Anyway, I brought this up because the all-encompassing issue he talks about is that people basically operate based on what gives them pain and what gives them pleasure, and will live their lives accordingly. But pain is more powerful than pleasure, so people will avoid the pain more often than pursue the pleasure. If a person is overweight and wishes they were thinner but does nothing, it's because they associate more pain to actually dieting and exercising than to staying the way they are. They only truly make the change because it hurts more to stay overweight than to lose it. I felt that personally in high school when I finally decided to lose weight after years of wanting to. People procrastinate because it is painful to do their work right away than to do anything else, but the night before the paper is due they realize it will hurt more to not do the work, so they cannot procrastinate any longer, another thing I've felt personally. I will not approach a girl at a bar, because I'd rather go home alone than go through the whole ordeal of possibly being rejected, even though she could end up being my wife and the rejection will only hurt for a few minutes. If you look at situations in your own life, there are probably similarities. I feel like the reason I do not practice my speaking as much as I probably should is because my stuttering does not hurt as much as actually putting forth a full effort. The times I am very diligent about practice are when the thought of stuttering really hurts, such as in class or in the future with a client. I'm going to tie in the the loneliness paragraphs because I spend most of my time here by myself. Since I am alone all the time, there is not often a reason to practice speaking. Sure, I could make times to practice in the real world, and occasionally I do, but it isn't that simple. Everyone knows how important it is to exercise and eat right, but does everyone do it? Of course not. A lot of guys bulk up in the winter and cut down in the summer, because there's no pressure to be really trim in the winter, so we can eat more and pack on more muscle and fat. However once summer arrives it's time to start getting leaner for the beach. It's why girls go nuts to try to lose weight for Spring Break. If you don't, there will be consequences. If you want to really accomplish something there has to be more pain to not doing it than to following through. So by and large, making time to apply practice in the real world will not stick because for me, if it doesn't feel authentic I won't do it. I have a job where my speaking does not matter and once I'm out of work I fly solo for the rest of the day. If I had a job where I needed to deal with people, such as being a salesman where I'm selling something and it's important how I present myself, there is pressure and motivation to speak fluently. I will feel the pressure when I start clinic and I am working with actual clients and want to practice what I preach. Right now I'm comfortable, just like I feel comfortable being a little doughy because it's winter and I'm not going to the beach any time soon. I get little spurts of motivation, but they leave within a few days.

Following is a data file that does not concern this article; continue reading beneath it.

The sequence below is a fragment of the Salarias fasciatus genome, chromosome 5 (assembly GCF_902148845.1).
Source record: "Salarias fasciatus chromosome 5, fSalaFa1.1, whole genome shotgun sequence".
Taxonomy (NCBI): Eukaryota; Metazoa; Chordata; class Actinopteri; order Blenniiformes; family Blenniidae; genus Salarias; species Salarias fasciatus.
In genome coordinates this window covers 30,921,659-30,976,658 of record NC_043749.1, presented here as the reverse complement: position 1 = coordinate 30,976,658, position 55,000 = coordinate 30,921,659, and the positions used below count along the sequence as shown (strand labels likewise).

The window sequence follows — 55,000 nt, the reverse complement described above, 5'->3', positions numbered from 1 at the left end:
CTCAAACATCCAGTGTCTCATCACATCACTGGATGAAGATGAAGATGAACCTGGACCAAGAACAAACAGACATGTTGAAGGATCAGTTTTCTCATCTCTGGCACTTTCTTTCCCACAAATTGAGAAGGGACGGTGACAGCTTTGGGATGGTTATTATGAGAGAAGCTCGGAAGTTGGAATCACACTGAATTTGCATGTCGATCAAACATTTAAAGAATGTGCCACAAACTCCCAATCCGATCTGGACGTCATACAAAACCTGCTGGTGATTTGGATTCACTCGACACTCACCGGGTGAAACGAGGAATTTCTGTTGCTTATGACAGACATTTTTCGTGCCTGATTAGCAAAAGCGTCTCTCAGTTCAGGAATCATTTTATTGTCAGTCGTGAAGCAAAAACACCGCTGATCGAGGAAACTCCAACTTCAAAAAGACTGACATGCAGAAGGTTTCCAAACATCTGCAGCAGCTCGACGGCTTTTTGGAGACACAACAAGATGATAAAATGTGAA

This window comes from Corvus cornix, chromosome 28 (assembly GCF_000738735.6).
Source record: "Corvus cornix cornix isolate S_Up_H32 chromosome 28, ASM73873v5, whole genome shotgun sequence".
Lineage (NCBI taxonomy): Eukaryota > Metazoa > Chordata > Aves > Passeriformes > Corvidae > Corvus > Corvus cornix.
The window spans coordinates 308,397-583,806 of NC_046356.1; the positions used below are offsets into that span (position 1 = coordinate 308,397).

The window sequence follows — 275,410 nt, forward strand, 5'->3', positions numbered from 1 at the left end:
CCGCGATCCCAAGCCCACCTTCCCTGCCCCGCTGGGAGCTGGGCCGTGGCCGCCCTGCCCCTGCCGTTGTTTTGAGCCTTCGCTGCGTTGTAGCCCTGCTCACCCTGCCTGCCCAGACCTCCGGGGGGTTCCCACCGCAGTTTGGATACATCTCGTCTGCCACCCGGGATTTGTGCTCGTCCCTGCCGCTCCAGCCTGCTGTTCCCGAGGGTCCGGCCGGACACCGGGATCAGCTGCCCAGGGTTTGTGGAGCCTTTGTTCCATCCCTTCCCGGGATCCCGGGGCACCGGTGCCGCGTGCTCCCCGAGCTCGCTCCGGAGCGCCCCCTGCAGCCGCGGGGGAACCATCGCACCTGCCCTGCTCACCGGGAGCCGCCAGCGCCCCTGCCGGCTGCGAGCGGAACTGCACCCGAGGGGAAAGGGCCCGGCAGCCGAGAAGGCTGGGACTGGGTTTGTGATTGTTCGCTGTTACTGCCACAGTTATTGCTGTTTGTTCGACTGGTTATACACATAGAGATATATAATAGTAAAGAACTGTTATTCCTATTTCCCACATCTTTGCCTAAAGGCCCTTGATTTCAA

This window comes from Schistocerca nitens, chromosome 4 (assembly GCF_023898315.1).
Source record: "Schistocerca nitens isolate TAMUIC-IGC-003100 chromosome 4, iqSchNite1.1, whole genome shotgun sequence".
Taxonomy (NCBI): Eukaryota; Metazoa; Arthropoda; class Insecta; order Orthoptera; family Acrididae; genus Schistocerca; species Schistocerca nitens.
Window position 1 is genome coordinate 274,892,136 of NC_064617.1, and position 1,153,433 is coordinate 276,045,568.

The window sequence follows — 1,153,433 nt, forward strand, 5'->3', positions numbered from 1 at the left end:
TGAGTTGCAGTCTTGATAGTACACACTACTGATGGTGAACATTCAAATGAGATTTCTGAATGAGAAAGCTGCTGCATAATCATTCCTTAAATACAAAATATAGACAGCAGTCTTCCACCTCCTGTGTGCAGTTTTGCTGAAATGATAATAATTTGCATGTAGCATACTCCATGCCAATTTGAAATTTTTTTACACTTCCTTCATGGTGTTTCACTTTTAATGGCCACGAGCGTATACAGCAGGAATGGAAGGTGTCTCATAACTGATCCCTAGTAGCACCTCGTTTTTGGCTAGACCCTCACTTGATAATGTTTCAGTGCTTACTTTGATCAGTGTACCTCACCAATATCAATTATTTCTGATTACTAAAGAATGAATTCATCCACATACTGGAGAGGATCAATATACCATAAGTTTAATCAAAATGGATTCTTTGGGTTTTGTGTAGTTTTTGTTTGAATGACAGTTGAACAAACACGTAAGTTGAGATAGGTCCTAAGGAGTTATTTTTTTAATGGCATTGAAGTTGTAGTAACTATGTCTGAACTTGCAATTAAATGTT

The easy answer would be to find situations where I have no choice but to follow through, such as finding a salesman job, but the golf course job is so conducive to my grad school workload that it's not worth it to rearrange everything. I'm hoping that once I start the podcast, Toastmasters, and the NSA meetings this week that I will feel the pressure again. Being comfortable feels good, but in the grand scheme of your life, you will only be happy if you feel the pressure to move forward. I'm too comfortable...